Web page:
There are maybe three states in the country without a state fair to call their own. Somehow Pennsylvania, land of “America’s First Fair,” is one of them.
Or is it?
While internet searches only confirm our spot in the outlier’s club with Connecticut and Rhode Island, state officials told PA Local that Pennsylvania actually does have a state fair and has for 106 years.
It’s the Pennsylvania Farm Show, they offered, an annual event that’s held indoors in January.
Naturally, this inspired some quibbling. But Merriam-Webster’s definition of “fair” says nothing about summertime or the outdoors or the Tiger King aesthetics, graying hair metal bands, and throwing-star vendors I have come to associate with my cherished county circuit.
What’s more, the state’s Department of Agriculture registered the phrase “Pennsylvania State Fair” in 2018 as both a fictitious name and trademark, bringing the claim one step closer to being at least quasi-official.
“The department’s discussions are not to change the name of the PA Farm Show but to provide the PA Farm Show the opportunity to be branded as Pennsylvania’s state fair,” a spokesperson clarified by email.
Pennsylvania has 108 county and municipal fairs left. Eleven have gone the way of the dinosaur: The Allegheny County Fair, Pike County Fair, and Philadelphia County Fair are among them.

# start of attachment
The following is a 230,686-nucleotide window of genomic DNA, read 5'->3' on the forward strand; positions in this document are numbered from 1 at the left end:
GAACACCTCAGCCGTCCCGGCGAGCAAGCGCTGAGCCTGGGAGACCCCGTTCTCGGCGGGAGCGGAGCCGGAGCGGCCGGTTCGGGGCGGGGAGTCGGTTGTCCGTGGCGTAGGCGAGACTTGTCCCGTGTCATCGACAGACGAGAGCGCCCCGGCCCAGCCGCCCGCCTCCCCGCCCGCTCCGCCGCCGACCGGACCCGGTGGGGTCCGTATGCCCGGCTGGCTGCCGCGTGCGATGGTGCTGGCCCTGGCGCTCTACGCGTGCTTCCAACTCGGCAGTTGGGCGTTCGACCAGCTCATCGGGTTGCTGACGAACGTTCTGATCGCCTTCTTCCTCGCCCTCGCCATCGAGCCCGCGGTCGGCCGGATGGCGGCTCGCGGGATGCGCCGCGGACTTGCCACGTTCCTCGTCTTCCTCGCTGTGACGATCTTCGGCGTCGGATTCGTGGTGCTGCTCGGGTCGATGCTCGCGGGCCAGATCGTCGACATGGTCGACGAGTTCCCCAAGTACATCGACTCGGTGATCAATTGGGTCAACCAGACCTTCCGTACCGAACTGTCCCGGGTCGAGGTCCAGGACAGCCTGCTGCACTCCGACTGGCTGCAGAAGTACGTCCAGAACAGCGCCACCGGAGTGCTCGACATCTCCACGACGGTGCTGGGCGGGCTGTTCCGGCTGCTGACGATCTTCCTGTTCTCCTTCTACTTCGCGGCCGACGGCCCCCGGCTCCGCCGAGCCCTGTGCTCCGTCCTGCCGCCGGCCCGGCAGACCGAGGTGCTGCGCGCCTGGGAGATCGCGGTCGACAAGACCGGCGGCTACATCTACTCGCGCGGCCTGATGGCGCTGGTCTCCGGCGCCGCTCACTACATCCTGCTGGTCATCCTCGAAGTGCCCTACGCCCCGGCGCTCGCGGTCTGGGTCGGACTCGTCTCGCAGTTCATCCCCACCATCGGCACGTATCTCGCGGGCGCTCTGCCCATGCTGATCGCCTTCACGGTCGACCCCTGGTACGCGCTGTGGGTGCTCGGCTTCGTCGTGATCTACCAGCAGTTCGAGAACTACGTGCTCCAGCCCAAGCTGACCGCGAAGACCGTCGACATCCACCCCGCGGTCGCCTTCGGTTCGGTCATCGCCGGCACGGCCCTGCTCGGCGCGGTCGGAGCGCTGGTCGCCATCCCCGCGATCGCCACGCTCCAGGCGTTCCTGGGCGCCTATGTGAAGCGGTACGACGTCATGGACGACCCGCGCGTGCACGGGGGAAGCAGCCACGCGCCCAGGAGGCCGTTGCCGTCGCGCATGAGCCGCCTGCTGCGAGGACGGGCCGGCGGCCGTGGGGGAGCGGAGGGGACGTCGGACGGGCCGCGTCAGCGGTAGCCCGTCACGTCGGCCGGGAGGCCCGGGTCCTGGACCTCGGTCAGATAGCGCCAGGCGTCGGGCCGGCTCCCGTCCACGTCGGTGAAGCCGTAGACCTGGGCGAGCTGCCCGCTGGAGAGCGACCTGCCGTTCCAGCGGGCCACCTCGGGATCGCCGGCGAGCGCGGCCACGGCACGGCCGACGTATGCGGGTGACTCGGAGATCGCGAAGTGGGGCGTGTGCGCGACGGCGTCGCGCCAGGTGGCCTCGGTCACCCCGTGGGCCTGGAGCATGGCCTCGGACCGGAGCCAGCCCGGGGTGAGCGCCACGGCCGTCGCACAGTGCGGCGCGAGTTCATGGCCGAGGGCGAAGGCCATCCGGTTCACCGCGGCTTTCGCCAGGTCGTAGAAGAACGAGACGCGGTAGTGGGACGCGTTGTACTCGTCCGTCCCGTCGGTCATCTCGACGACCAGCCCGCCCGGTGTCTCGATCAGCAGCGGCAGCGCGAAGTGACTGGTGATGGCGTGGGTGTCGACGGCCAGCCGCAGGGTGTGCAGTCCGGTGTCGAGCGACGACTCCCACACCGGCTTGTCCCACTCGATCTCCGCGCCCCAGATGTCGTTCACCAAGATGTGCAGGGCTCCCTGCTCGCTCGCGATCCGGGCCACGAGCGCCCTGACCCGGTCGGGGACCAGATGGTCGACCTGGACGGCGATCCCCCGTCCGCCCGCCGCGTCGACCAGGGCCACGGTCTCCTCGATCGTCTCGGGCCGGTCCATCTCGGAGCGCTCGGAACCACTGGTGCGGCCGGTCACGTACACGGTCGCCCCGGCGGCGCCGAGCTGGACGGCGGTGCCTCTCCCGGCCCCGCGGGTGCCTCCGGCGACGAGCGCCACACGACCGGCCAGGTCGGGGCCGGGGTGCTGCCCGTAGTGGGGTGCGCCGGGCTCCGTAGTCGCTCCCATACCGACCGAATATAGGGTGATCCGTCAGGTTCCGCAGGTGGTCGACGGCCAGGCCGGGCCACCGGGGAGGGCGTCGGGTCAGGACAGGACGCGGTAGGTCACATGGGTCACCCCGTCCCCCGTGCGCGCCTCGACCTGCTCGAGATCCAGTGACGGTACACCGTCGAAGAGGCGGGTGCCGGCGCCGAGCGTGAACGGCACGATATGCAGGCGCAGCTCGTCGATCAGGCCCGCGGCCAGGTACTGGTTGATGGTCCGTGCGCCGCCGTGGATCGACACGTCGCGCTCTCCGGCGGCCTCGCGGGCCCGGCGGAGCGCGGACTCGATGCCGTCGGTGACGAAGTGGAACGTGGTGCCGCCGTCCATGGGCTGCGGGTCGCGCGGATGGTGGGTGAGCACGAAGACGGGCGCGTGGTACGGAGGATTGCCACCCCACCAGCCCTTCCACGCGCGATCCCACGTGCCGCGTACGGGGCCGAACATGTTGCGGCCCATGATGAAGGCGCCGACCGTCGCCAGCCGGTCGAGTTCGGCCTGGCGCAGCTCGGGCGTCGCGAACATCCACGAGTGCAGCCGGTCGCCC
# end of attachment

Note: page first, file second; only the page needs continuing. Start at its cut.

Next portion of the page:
Those that remain also recognize the power of branding.
In 2019, York’s fair, billed as the oldest in the nation, changed its name to “York State Fair,” prompting some pushback from semantical hardliners, like myself.
“We get the occasional comment that ‘York is not a state,’” Marketing and Communications Director Montgomery Stambaugh told PA Local.
Before the name change, Stambaugh said fair officials did some research and found more than 60 counterparts across the country with “state” in their name. Of them, only half, give or take, were completely funded or operated by a state government or state agency.
(For what it’s worth, Pennsylvania fairs received roughly $3.5 million in state support last year.)
There were also a handful of similar city-state combos: Bangor State Fair and Greater Baton Rouge State Fair, for example.
It’s unclear how or if the “state” distinction impacts attendance or the kinds of performers and events a fair is able to attract. (The latter is a pay-to-play enterprise, so to speak, and York moved its fair up by two months when it changed its name, adding another variable.)
It is clear, however, that there are few rules around name changes like it.
“We were informed that we could call our fair whatever name we liked as long as we did not claim to be the Pennsylvania State Fair,” Stambaugh added. “There was no real process, and it literally took a couple of hours at the most to complete the phone or email conversations.”
So, what do you think? Is the Pennsylvania Farm Show a fair or a wintertime expo? What makes a fair a fair? What’s your favorite county fair in Pennsylvania? Which ones will you hit this summer? Tell us here.
—Colin Deppen, Spotlight PA